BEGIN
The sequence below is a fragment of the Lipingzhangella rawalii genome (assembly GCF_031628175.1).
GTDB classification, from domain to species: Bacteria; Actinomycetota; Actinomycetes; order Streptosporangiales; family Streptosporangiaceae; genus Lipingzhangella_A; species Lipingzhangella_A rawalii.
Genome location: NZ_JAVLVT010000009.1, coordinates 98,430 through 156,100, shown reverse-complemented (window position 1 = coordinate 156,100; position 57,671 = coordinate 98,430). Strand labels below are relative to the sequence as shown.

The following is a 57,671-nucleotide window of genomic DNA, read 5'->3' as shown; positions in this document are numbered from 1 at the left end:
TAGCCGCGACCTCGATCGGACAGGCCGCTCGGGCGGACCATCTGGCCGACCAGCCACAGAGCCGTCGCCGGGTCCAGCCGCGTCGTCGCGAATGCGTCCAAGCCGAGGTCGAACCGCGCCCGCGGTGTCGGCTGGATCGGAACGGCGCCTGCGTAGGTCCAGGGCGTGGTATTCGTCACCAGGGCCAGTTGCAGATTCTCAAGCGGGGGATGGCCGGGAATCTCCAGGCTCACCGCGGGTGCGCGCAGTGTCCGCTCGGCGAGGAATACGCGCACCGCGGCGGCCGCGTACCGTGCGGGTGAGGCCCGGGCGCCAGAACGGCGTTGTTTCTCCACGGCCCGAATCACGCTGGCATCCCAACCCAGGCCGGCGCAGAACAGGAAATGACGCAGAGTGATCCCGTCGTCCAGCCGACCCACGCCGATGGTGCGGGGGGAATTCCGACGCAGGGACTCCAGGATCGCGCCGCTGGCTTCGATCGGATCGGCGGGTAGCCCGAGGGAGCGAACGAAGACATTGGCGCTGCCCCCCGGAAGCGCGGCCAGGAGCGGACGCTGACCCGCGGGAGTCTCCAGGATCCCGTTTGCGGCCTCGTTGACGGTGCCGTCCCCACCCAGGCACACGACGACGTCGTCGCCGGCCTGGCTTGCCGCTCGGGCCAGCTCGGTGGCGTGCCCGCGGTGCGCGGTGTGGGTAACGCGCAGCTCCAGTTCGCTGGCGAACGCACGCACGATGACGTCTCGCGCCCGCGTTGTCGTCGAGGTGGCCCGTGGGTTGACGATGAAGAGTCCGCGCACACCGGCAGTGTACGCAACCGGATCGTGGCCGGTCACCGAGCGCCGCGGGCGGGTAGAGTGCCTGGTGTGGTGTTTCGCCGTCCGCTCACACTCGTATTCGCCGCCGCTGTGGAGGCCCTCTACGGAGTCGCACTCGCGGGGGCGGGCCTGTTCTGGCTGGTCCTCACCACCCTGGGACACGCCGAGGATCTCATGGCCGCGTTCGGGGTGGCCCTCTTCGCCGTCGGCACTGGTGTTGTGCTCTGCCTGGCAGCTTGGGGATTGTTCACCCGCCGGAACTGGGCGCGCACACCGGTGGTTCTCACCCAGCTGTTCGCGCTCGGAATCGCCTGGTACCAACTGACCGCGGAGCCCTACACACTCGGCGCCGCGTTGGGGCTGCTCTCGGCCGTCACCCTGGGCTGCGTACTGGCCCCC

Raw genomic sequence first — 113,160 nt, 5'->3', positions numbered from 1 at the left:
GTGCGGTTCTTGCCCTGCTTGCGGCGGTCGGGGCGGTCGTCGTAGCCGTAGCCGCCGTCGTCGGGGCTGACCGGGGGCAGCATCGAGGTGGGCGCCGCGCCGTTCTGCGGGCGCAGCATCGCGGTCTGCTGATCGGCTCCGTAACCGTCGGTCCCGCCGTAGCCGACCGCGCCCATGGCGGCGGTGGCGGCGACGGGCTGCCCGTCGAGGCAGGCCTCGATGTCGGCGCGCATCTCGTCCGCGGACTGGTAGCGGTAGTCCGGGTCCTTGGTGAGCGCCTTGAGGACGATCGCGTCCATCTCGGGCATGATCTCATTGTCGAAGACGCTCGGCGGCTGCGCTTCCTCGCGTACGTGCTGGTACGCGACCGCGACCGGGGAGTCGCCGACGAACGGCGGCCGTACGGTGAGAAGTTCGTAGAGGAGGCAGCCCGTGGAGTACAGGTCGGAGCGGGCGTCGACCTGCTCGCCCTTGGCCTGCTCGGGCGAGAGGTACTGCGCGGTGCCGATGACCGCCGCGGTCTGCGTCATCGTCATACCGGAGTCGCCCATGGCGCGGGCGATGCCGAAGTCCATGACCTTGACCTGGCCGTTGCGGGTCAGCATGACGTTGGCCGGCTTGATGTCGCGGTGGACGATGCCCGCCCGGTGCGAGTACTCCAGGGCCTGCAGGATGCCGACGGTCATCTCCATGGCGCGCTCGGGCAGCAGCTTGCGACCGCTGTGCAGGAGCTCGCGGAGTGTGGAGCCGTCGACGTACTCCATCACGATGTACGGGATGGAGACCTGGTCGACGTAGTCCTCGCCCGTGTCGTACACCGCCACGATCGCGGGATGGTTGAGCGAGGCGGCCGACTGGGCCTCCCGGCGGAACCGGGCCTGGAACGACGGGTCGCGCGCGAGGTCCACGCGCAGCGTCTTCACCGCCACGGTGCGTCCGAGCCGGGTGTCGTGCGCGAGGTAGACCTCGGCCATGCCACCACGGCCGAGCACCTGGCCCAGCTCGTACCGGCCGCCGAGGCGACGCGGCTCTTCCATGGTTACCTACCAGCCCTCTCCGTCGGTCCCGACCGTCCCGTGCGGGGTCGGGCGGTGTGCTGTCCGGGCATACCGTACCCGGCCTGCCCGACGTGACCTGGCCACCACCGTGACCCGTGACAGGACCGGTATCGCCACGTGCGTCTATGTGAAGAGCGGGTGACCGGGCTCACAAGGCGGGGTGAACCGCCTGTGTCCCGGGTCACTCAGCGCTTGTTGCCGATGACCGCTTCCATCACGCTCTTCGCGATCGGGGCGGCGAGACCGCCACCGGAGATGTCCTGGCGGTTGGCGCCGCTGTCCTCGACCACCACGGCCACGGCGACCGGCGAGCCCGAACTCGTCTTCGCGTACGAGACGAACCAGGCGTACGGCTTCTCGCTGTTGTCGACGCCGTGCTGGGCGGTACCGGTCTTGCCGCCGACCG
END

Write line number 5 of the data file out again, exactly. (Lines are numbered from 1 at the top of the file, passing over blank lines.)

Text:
TAGCCGCGACCTCGATCGGACAGGCCGCTCGGGCGGACCATCTGGCCGACCAGCCACAGAGCCGTCGCCGGGTCCAGCCGCGTCGTCGCGAATGCGTCCAAGCCGAGGTCGAACCGCGCCCGCGGTGTCGGCTGGATCGGAACGGCGCCTGCGTAGGTCCAGGGCGTGGTATTCGTCACCAGGGCCAGTTGCAGATTCTCAAGCGGGGGATGGCCGGGAATCTCCAGGCTCACCGCGGGTGCGCGCAGTGTCCGCTCGGCGAGGAATACGCGCACCGCGGCGGCCGCGTACCGTGCGGGTGAGGCCCGGGCGCCAGAACGGCGTTGTTTCTCCACGGCCCGAATCACGCTGGCATCCCAACCCAGGCCGGCGCAGAACAGGAAATGACGCAGAGTGATCCCGTCGTCCAGCCGACCCACGCCGATGGTGCGGGGGGAATTCCGACGCAGGGACTCCAGGATCGCGCCGCTGGCTTCGATCGGATCGGCGGGTAGCCCGAGGGAGCGAACGAAGACATTGGCGCTGCCCCCCGGAAGCGCGGCCAGGAGCGGACGCTGACCCGCGGGAGTCTCCAGGATCCCGTTTGCGGCCTCGTTGACGGTGCCGTCCCCACCCAGGCACACGACGACGTCGTCGCCGGCCTGGCTTGCCGCTCGGGCCAGCTCGGTGGCGTGCCCGCGGTGCGCGGTGTGGGTAACGCGCAGCTCCAGTTCGCTGGCGAACGCACGCACGATGACGTCTCGCGCCCGCGTTGTCGTCGAGGTGGCCCGTGGGTTGACGATGAAGAGTCCGCGCACACCGGCAGTGTACGCAACCGGATCGTGGCCGGTCACCGAGCGCCGCGGGCGGGTAGAGTGCCTGGTGTGGTGTTTCGCCGTCCGCTCACACTCGTATTCGCCGCCGCTGTGGAGGCCCTCTACGGAGTCGCACTCGCGGGGGCGGGCCTGTTCTGGCTGGTCCTCACCACCCTGGGACACGCCGAGGATCTCATGGCCGCGTTCGGGGTGGCCCTCTTCGCCGTCGGCACTGGTGTTGTGCTCTGCCTGGCAGCTTGGGGATTGTTCACCCGCCGGAACTGGGCGCGCACACCGGTGGTTCTCACCCAGCTGTTCGCGCTCGGAATCGCCTGGTACCAACTGACCGCGGAGCCCTACACACTCGGCGCCGCGTTGGGGCTGCTCTCGGCCGTCACCCTGGGCTGCGTACTGGCCCCC